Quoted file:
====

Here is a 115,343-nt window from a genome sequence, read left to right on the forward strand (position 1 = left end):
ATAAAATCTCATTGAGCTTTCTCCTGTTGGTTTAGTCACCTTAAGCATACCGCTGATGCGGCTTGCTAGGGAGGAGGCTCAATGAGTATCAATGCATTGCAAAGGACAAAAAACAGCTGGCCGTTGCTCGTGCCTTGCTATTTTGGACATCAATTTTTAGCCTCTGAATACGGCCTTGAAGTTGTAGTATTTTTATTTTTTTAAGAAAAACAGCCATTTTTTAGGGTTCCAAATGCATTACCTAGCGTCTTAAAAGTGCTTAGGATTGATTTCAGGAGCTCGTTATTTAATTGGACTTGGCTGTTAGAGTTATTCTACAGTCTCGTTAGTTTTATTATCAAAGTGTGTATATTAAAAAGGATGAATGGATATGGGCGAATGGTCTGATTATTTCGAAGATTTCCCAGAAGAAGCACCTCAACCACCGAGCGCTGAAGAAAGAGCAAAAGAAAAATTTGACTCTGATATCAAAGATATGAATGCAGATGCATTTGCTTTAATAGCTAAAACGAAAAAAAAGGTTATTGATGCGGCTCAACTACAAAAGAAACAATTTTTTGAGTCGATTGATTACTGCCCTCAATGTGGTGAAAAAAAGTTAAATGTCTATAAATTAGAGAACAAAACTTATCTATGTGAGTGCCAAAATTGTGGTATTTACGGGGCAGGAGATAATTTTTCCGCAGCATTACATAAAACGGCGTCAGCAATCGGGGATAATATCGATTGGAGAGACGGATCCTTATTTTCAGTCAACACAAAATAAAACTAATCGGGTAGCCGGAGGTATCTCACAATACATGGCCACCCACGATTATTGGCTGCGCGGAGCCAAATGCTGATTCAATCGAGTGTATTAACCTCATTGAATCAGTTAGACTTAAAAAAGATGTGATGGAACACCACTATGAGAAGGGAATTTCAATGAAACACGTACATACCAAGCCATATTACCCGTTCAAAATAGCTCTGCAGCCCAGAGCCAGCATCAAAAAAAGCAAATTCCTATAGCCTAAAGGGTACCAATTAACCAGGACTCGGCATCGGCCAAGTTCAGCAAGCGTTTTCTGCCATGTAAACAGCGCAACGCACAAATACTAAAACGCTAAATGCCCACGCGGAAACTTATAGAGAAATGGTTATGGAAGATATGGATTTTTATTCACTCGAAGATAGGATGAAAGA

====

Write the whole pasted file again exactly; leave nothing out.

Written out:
Here is a 115,343-nt window from a genome sequence, read left to right on the forward strand (position 1 = left end):
ATAAAATCTCATTGAGCTTTCTCCTGTTGGTTTAGTCACCTTAAGCATACCGCTGATGCGGCTTGCTAGGGAGGAGGCTCAATGAGTATCAATGCATTGCAAAGGACAAAAAACAGCTGGCCGTTGCTCGTGCCTTGCTATTTTGGACATCAATTTTTAGCCTCTGAATACGGCCTTGAAGTTGTAGTATTTTTATTTTTTTAAGAAAAACAGCCATTTTTTAGGGTTCCAAATGCATTACCTAGCGTCTTAAAAGTGCTTAGGATTGATTTCAGGAGCTCGTTATTTAATTGGACTTGGCTGTTAGAGTTATTCTACAGTCTCGTTAGTTTTATTATCAAAGTGTGTATATTAAAAAGGATGAATGGATATGGGCGAATGGTCTGATTATTTCGAAGATTTCCCAGAAGAAGCACCTCAACCACCGAGCGCTGAAGAAAGAGCAAAAGAAAAATTTGACTCTGATATCAAAGATATGAATGCAGATGCATTTGCTTTAATAGCTAAAACGAAAAAAAAGGTTATTGATGCGGCTCAACTACAAAAGAAACAATTTTTTGAGTCGATTGATTACTGCCCTCAATGTGGTGAAAAAAAGTTAAATGTCTATAAATTAGAGAACAAAACTTATCTATGTGAGTGCCAAAATTGTGGTATTTACGGGGCAGGAGATAATTTTTCCGCAGCATTACATAAAACGGCGTCAGCAATCGGGGATAATATCGATTGGAGAGACGGATCCTTATTTTCAGTCAACACAAAATAAAACTAATCGGGTAGCCGGAGGTATCTCACAATACATGGCCACCCACGATTATTGGCTGCGCGGAGCCAAATGCTGATTCAATCGAGTGTATTAACCTCATTGAATCAGTTAGACTTAAAAAAGATGTGATGGAACACCACTATGAGAAGGGAATTTCAATGAAACACGTACATACCAAGCCATATTACCCGTTCAAAATAGCTCTGCAGCCCAGAGCCAGCATCAAAAAAAGCAAATTCCTATAGCCTAAAGGGTACCAATTAACCAGGACTCGGCATCGGCCAAGTTCAGCAAGCGTTTTCTGCCATGTAAACAGCGCAACGCACAAATACTAAAACGCTAAATGCCCACGCGGAAACTTATAGAGAAATGGTTATGGAAGATATGGATTTTTATTCACTCGAAGATAGGATGAAAGA